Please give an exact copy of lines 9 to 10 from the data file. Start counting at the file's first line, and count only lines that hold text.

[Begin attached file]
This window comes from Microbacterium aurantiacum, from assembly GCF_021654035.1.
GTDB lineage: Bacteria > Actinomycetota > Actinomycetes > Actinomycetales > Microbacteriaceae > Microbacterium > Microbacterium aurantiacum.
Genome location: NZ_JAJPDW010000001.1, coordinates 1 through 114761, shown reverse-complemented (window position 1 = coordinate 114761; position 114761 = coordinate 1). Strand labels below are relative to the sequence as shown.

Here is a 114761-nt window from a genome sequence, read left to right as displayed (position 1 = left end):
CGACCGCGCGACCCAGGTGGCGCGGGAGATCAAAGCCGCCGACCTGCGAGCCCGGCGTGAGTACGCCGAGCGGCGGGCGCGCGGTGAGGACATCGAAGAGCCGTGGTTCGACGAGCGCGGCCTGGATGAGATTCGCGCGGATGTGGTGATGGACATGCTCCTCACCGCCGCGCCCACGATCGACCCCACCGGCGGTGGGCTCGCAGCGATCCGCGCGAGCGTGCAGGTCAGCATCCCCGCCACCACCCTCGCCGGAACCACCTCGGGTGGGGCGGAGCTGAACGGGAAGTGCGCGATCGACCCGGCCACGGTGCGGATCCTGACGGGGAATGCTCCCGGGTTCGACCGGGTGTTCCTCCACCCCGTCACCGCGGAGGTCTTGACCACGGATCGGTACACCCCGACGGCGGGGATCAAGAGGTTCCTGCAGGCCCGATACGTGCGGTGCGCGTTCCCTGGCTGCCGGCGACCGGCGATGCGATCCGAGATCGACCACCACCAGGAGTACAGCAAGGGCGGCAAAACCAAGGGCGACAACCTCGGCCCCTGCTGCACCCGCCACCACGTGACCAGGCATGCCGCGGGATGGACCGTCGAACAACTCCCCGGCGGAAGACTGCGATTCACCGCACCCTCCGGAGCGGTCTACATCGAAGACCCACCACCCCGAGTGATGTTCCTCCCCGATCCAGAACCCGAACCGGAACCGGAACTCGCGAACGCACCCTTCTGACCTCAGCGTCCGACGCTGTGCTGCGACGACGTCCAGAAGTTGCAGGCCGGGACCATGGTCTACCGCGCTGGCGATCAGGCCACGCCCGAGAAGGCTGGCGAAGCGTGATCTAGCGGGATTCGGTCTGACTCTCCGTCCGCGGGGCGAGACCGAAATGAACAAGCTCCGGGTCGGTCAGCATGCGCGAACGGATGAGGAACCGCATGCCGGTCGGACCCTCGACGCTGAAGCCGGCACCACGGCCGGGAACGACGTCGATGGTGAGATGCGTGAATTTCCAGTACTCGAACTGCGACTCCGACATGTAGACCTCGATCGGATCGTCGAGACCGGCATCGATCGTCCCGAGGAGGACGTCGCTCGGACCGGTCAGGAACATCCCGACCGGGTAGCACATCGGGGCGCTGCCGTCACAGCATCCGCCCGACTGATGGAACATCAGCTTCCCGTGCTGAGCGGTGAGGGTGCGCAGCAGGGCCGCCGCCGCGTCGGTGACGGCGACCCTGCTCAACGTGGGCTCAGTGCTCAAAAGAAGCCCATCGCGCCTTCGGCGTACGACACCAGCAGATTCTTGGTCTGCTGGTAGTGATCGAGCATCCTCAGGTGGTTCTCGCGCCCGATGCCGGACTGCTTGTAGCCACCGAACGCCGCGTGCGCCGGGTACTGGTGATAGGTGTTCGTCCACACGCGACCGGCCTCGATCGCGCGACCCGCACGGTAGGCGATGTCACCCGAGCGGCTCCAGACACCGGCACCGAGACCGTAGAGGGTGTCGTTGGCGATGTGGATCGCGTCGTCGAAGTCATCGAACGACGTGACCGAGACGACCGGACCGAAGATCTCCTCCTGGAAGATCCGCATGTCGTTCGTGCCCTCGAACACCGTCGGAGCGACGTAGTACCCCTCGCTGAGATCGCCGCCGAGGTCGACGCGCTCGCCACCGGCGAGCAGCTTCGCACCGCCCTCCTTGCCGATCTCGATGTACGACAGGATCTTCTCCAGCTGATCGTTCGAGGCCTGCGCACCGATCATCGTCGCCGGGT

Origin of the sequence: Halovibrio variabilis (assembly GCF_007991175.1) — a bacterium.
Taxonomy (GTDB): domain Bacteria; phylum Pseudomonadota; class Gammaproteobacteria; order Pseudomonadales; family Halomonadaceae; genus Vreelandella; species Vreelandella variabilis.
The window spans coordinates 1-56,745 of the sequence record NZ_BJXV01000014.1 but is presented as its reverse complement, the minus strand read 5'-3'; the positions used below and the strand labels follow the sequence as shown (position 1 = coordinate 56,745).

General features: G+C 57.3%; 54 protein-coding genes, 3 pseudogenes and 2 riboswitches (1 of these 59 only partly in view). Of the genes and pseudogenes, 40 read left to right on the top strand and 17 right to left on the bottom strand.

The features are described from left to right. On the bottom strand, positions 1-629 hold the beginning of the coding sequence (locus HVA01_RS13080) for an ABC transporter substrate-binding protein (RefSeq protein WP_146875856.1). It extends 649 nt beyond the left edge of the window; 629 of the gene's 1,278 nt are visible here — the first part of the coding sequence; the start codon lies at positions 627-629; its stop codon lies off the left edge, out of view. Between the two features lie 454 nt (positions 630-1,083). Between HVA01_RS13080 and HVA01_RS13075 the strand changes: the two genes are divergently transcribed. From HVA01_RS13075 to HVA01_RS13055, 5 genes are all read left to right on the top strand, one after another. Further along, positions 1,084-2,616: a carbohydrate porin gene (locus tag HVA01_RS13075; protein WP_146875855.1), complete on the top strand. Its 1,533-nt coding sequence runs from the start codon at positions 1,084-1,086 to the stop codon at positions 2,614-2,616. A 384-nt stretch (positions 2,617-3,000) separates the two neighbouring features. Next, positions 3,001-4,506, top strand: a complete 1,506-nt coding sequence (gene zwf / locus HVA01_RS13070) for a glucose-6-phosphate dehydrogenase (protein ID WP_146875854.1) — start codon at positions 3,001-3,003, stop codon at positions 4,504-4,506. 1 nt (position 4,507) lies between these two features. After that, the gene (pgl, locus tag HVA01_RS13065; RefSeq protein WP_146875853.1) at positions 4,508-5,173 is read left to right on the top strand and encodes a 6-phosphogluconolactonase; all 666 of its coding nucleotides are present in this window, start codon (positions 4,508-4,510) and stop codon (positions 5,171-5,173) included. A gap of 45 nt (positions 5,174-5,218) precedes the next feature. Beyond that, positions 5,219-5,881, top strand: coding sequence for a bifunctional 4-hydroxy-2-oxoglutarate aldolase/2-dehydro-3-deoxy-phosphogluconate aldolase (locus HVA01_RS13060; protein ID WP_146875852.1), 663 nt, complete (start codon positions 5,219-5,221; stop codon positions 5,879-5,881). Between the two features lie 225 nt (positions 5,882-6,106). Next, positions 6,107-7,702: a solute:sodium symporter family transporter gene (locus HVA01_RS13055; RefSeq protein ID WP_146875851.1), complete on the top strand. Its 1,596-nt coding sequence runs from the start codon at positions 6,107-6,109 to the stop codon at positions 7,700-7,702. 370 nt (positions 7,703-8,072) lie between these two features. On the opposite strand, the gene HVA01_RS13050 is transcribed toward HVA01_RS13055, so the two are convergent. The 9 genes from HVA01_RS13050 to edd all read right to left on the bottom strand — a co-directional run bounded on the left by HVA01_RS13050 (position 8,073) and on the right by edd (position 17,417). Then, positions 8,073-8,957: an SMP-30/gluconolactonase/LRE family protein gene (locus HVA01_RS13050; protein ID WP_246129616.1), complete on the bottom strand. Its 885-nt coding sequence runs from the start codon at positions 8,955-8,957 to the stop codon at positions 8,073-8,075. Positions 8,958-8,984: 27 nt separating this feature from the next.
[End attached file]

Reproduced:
General features: G+C 57.3%; 54 protein-coding genes, 3 pseudogenes and 2 riboswitches (1 of these 59 only partly in view). Of the genes and pseudogenes, 40 read left to right on the top strand and 17 right to left on the bottom strand.

The features are described from left to right. On the bottom strand, positions 1-629 hold the beginning of the coding sequence (locus HVA01_RS13080) for an ABC transporter substrate-binding protein (RefSeq protein WP_146875856.1). It extends 649 nt beyond the left edge of the window; 629 of the gene's 1,278 nt are visible here — the first part of the coding sequence; the start codon lies at positions 627-629; its stop codon lies off the left edge, out of view. Between the two features lie 454 nt (positions 630-1,083). Between HVA01_RS13080 and HVA01_RS13075 the strand changes: the two genes are divergently transcribed. From HVA01_RS13075 to HVA01_RS13055, 5 genes are all read left to right on the top strand, one after another. Further along, positions 1,084-2,616: a carbohydrate porin gene (locus tag HVA01_RS13075; protein WP_146875855.1), complete on the top strand. Its 1,533-nt coding sequence runs from the start codon at positions 1,084-1,086 to the stop codon at positions 2,614-2,616. A 384-nt stretch (positions 2,617-3,000) separates the two neighbouring features. Next, positions 3,001-4,506, top strand: a complete 1,506-nt coding sequence (gene zwf / locus HVA01_RS13070) for a glucose-6-phosphate dehydrogenase (protein ID WP_146875854.1) — start codon at positions 3,001-3,003, stop codon at positions 4,504-4,506. 1 nt (position 4,507) lies between these two features. After that, the gene (pgl, locus tag HVA01_RS13065; RefSeq protein WP_146875853.1) at positions 4,508-5,173 is read left to right on the top strand and encodes a 6-phosphogluconolactonase; all 666 of its coding nucleotides are present in this window, start codon (positions 4,508-4,510) and stop codon (positions 5,171-5,173) included. A gap of 45 nt (positions 5,174-5,218) precedes the next feature. Beyond that, positions 5,219-5,881, top strand: coding sequence for a bifunctional 4-hydroxy-2-oxoglutarate aldolase/2-dehydro-3-deoxy-phosphogluconate aldolase (locus HVA01_RS13060; protein ID WP_146875852.1), 663 nt, complete (start codon positions 5,219-5,221; stop codon positions 5,879-5,881). Between the two features lie 225 nt (positions 5,882-6,106). Next, positions 6,107-7,702: a solute:sodium symporter family transporter gene (locus HVA01_RS13055; RefSeq protein ID WP_146875851.1), complete on the top strand. Its 1,596-nt coding sequence runs from the start codon at positions 6,107-6,109 to the stop codon at positions 7,700-7,702. 370 nt (positions 7,703-8,072) lie between these two features. On the opposite strand, the gene HVA01_RS13050 is transcribed toward HVA01_RS13055, so the two are convergent. The 9 genes from HVA01_RS13050 to edd all read right to left on the bottom strand — a co-directional run bounded on the left by HVA01_RS13050 (position 8,073) and on the right by edd (position 17,417). Then, positions 8,073-8,957: an SMP-30/gluconolactonase/LRE family protein gene (locus HVA01_RS13050; protein ID WP_246129616.1), complete on the bottom strand. Its 885-nt coding sequence runs from the start codon at positions 8,955-8,957 to the stop codon at positions 8,073-8,075. Positions 8,958-8,984: 27 nt separating this feature from the next.